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DIY Household DIY, etc

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Old 05 February 2010, 02:35   #1
cookstar
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Default Joining worktops?

I will be fitting a small kitchen in the next few days, and it will involve a 90 degree join in two worktops, now in the past in rental flats I have used the joining strips, however in this one I want to stay away from them.


So the choices are to mitre the two worktops, which I haven't got the first clue how to do, but would very much like to learn as this wont be the last time I'm doing it. So has anyone got any experience in this that they can share?

The other option I was considering was getting square edged worktops and just butt jointing them with some clear silicone in between? Is this sufficient? Both lengths will be on top of cupboards so can be screwed upwards to give some strengthening as well.

Any thoughts guys?

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Old 05 February 2010, 09:42   #2
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The joiners at work use a jig similar to this:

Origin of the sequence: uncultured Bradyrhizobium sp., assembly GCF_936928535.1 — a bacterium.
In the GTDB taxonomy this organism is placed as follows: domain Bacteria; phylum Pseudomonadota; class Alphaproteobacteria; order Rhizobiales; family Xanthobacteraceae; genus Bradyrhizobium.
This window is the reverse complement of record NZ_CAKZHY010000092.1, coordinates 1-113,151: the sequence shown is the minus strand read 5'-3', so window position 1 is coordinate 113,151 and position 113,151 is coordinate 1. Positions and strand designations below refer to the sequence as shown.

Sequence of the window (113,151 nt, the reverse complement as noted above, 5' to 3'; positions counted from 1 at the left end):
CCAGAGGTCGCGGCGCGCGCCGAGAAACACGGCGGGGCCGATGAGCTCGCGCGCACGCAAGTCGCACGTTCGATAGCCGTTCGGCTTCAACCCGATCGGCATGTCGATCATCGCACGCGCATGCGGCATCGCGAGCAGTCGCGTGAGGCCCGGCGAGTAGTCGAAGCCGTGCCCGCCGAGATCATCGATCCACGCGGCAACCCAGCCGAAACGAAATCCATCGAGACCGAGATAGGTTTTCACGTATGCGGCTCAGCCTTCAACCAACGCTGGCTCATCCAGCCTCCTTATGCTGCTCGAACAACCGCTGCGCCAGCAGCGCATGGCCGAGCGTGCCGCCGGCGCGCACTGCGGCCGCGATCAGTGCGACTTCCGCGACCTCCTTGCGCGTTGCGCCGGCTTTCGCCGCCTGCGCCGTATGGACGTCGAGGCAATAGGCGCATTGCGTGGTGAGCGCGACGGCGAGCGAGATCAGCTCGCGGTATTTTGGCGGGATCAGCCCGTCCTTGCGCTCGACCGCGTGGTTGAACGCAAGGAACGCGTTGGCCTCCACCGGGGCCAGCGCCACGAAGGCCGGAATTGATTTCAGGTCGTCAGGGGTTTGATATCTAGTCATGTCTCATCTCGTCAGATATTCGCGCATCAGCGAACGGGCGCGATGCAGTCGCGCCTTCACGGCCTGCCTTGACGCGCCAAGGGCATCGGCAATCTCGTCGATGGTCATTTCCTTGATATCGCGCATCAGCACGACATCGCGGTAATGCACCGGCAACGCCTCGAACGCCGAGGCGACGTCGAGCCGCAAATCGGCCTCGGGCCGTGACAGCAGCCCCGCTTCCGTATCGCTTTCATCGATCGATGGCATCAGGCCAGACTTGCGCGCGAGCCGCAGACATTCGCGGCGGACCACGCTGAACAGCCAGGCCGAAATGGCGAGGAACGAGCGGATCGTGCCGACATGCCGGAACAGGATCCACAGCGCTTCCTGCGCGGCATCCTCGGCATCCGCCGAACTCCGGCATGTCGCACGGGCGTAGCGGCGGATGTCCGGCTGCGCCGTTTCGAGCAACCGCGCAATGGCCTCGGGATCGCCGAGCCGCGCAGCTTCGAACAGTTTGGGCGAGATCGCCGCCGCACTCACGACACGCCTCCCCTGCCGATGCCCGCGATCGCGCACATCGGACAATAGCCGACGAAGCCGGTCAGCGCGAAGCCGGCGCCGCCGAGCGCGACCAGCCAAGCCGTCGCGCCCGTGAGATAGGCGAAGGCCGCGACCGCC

Forge Steel Worktop Jig 700mm - Screwfix.com, Where the Trade Buys

to give a tidy cut and tight joint.
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Old 05 February 2010, 10:53   #3
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You'll need a worktop jig and a router (1/2 inch, with appropriate bit and guide bush) Provided the kitchen walls are relatively square and you follow the correct procedure it's not a complicated job and will give you far more pleasing finish.
It wouldn't make sense to invest in the kit unless you foresee you fitting a number of worktops (router=350ish jig=150ish bit=20-60ish) as you should be able to get someone in for about 60 a joint.
I would offer but don't think your very local.........and I'm very expensive
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Old 05 February 2010, 12:58   #4
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If this is something youre going to using a number of times get the jig. If its a one off it can be done without a jig quite successfully (to DIY standards ). Cut a 50-70 mm chamfer at 45 deg on deco corner of end piece and cut the mating shape into front of joining piece, get someone to push them together while you run the saw through the join until you get it as perfect as you can. Then cut out slots underneath and fit two W\T joining bolts from B&Q.Give the cut surfaces a good coat of UPVA glue.

Last edited by StratosWRC; 05 February 2010 at 13:01.
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Old 05 February 2010, 19:14   #5
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Originally Posted by madisonmonkey View Post
You'll need a worktop jig and a router (1/2 inch, with appropriate bit and guide bush) Provided the kitchen walls are relatively square and you follow the correct procedure it's not a complicated job and will give you far more pleasing finish.